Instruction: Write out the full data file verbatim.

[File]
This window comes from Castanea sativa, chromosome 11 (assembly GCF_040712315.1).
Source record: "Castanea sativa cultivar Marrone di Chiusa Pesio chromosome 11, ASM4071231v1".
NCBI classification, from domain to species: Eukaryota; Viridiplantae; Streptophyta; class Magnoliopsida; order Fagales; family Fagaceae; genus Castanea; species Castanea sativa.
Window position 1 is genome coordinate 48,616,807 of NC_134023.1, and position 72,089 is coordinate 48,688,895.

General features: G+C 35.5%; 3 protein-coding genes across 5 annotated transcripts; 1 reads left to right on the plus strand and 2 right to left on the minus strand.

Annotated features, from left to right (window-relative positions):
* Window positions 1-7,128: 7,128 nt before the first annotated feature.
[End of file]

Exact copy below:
This window comes from Castanea sativa, chromosome 11 (assembly GCF_040712315.1).
Source record: "Castanea sativa cultivar Marrone di Chiusa Pesio chromosome 11, ASM4071231v1".
NCBI classification, from domain to species: Eukaryota; Viridiplantae; Streptophyta; class Magnoliopsida; order Fagales; family Fagaceae; genus Castanea; species Castanea sativa.
Window position 1 is genome coordinate 48,616,807 of NC_134023.1, and position 72,089 is coordinate 48,688,895.

General features: G+C 35.5%; 3 protein-coding genes across 5 annotated transcripts; 1 reads left to right on the plus strand and 2 right to left on the minus strand.

Annotated features, from left to right (window-relative positions):
* Window positions 1-7,128: 7,128 nt before the first annotated feature.